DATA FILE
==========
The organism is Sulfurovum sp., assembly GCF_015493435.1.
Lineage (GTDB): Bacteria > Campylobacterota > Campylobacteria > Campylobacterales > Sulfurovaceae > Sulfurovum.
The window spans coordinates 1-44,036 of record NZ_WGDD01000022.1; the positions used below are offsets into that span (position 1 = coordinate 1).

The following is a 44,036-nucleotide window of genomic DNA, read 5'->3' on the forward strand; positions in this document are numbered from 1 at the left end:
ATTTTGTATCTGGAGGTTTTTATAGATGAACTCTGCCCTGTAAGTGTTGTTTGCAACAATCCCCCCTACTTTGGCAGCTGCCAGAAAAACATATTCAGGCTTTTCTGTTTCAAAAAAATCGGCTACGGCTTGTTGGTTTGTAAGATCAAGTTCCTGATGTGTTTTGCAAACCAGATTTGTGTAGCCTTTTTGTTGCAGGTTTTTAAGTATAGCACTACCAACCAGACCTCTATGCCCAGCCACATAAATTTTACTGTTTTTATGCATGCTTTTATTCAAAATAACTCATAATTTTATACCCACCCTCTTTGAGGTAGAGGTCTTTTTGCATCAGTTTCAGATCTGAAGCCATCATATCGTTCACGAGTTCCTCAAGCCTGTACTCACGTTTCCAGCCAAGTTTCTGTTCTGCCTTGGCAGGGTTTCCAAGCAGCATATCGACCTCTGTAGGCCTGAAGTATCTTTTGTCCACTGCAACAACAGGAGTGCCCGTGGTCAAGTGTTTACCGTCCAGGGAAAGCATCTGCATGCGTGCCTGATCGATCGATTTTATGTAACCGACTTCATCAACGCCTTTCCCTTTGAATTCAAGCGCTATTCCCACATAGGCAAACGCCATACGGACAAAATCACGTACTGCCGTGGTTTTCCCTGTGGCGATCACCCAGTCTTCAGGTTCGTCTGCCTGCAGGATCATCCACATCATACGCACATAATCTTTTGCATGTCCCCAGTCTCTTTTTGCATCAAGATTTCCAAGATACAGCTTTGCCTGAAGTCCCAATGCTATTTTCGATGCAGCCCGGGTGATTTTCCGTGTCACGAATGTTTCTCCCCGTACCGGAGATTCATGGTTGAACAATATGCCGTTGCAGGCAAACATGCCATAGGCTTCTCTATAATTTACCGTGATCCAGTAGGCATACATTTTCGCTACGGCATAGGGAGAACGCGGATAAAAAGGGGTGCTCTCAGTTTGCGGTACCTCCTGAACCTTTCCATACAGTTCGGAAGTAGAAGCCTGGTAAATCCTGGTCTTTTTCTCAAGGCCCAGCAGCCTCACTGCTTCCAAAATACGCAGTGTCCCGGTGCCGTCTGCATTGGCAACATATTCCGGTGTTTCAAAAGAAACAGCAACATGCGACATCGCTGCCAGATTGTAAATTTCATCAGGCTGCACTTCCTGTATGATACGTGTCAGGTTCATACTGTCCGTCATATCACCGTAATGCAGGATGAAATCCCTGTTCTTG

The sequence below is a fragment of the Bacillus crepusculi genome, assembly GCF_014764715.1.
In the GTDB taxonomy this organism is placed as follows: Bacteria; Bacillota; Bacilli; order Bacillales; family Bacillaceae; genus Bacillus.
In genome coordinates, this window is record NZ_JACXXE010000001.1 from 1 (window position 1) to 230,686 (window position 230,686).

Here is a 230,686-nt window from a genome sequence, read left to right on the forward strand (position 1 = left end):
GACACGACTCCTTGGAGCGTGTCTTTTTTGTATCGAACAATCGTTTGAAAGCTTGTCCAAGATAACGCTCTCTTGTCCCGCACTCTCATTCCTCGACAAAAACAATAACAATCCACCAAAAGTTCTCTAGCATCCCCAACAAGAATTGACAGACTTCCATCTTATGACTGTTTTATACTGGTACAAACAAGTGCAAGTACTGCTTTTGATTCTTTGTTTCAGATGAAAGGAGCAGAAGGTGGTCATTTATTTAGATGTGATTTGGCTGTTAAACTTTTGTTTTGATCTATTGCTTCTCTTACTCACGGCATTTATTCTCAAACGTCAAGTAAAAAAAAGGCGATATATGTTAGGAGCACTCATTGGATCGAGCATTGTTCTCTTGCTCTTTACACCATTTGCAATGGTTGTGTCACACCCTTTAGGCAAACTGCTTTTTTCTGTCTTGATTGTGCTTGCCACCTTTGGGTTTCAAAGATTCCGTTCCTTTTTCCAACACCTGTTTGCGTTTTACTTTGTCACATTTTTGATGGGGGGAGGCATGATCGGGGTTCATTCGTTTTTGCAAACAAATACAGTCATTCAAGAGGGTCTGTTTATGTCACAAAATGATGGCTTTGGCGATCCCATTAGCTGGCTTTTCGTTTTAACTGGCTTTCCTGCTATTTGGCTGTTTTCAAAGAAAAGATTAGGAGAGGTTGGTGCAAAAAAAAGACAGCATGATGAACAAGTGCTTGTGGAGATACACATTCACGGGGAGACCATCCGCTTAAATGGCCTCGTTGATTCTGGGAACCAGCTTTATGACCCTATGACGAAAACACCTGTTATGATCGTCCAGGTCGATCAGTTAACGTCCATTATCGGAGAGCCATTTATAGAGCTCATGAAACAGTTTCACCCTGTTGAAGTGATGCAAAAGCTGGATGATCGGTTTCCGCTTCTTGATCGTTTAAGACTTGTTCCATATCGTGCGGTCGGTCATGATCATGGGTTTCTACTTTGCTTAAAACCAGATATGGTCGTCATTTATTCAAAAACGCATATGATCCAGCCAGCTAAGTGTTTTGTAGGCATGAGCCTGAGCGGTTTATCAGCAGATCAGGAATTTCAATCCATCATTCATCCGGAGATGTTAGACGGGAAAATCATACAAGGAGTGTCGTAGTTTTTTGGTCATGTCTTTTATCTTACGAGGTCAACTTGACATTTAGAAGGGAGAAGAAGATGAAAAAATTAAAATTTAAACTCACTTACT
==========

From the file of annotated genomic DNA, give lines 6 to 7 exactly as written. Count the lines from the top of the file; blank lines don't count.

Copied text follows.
The sequence below is a fragment of the Bacillus crepusculi genome, assembly GCF_014764715.1.
In the GTDB taxonomy this organism is placed as follows: Bacteria; Bacillota; Bacilli; order Bacillales; family Bacillaceae; genus Bacillus.